Rolls Royce, aka Royce a Roni Pony

One thing about painting portraits–there’s always a new challenge, just to keep things from getting routine or boring! Royce had several issues to be resolved, not the least of which was his toothy expression (probably in reaction to his rider pulling him in a direction he didn’t particularly want to go just then). Thanks to the magic of Photoshop, I was able to uncurl his nostril and push his lips back down over those lovely teeth!

The second issue was his unique pattern of white on his face. It’s difficult to see what’s going on with the pattern under the bridle, but fortunately I was provided with additional views, showing his face from the side. So I’ll be able to translate that onto the 3/4 angle of the source photo without much trouble.

Finally, there was the saddle. Hard to see where the back is under that saddle. Fortunately all my hours of sketching while at horse shows paid off–I had a couple of ink sketches which were almost exactly the same body angle, minus saddle. The were facing the wrong way, but once again flipping them around in Photoshop made them perfectly adequate. I don’t know how many hundreds of people worked to develop Photoshop over the years, but each and every one of them has my undying gratitude!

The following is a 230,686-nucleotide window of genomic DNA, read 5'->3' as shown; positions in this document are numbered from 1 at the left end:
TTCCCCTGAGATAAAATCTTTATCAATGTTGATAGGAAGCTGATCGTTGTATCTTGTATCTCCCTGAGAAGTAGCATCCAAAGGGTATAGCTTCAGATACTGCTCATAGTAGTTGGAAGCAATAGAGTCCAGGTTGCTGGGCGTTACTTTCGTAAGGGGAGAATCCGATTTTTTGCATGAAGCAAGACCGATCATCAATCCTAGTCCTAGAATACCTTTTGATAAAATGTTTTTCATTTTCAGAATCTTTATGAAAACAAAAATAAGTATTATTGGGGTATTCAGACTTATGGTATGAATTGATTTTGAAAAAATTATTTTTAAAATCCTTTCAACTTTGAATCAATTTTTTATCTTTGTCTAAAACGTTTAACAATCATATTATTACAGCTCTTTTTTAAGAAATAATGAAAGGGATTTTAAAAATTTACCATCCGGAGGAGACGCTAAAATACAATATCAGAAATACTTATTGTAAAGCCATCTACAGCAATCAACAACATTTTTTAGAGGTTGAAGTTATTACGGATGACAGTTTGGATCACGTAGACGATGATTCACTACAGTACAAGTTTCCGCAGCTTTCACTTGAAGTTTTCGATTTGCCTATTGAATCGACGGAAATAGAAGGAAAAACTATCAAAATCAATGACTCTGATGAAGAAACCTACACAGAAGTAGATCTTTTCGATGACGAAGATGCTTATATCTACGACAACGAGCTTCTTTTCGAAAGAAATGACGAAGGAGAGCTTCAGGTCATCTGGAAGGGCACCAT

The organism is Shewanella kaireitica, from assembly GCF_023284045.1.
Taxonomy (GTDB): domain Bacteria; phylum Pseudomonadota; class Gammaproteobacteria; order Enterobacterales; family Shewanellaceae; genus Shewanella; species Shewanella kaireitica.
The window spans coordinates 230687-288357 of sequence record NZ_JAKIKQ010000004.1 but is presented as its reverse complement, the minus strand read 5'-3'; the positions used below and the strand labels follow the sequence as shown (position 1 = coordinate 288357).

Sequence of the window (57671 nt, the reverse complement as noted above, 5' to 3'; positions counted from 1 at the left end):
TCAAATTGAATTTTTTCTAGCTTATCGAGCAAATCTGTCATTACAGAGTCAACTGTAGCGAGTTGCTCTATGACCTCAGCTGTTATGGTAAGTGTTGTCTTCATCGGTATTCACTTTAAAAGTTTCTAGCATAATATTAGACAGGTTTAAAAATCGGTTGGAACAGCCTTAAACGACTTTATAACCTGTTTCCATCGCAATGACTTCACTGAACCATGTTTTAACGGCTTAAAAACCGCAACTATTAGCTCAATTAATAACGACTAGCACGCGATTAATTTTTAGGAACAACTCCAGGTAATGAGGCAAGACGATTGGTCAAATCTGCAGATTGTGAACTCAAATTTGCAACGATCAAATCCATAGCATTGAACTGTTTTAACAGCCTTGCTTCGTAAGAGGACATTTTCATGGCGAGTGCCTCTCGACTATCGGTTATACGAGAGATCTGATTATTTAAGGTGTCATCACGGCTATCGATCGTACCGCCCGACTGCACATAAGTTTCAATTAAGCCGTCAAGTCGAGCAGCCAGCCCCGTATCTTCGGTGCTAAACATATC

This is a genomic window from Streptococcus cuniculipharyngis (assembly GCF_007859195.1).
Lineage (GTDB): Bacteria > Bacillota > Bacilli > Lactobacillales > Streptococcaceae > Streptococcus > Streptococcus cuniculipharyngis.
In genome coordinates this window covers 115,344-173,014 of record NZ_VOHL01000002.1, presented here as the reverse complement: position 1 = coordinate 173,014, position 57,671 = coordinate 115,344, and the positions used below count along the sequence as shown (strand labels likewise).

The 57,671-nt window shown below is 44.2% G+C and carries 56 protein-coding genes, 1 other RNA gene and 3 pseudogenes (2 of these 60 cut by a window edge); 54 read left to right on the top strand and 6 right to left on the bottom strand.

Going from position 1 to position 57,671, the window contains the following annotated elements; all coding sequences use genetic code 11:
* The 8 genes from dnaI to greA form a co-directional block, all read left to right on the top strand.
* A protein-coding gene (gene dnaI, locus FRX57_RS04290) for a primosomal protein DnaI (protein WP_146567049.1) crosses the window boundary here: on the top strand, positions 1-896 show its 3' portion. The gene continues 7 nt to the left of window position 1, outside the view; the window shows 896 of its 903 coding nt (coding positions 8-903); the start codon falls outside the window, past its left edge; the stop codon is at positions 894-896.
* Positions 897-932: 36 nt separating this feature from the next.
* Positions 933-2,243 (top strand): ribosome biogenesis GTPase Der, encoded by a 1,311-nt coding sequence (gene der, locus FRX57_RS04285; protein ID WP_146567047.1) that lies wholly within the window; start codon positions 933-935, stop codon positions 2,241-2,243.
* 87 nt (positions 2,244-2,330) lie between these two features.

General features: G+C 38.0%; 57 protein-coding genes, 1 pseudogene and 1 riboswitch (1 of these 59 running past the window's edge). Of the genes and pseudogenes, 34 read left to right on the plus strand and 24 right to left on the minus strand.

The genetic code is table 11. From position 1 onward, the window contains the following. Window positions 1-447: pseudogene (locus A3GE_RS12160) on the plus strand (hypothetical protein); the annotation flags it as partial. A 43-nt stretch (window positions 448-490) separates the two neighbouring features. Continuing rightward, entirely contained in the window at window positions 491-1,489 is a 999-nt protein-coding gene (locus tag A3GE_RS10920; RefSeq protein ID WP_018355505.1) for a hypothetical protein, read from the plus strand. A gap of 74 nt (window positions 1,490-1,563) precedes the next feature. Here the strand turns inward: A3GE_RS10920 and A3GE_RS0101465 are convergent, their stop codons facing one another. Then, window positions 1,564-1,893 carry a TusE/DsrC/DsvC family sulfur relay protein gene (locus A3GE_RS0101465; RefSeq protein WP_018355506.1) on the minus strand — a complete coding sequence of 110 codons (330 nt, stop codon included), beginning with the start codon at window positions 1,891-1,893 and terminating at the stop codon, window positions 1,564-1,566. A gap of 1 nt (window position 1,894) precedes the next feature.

Now for a little bit about Mr. Rolls Royce. It appears that he was quite an accident, the result of a neighboring stallion escaping one night and having a bit of stallion fun. About a year later, out pops a nice little Arabian/Paint mix. Here is what my client has to say about him: “Royce A Roni pony, which is what my kids call him, is the reason we have owned 5 horses.   He was our “first”.   My 6 year old daughter fell in love at first sight but I was not the horse person and quite intimidated by horses.   He patiently taught me to care for him and trust him and taught a timid mom to ride.  In the last five years, he has taken my shy 6 year old from a walk/trot kid to a competitive rider jumping 3 foot fences.   He is such a flexible pony, who goes from the show ring, to teaching my youngest who is 5 to trot, to going for a casual bareback ride.   He has that pony sass once in awhile and we call them his “arab moments” which rather than frustrates, sends my daughter laughing.    He is the love of my daughters life and the reason my whole family rides.”

Sounds like accidents can be quite a good thing sometimes!

About Alli Farkas

Equine and landscape artist specializing in rural Americana
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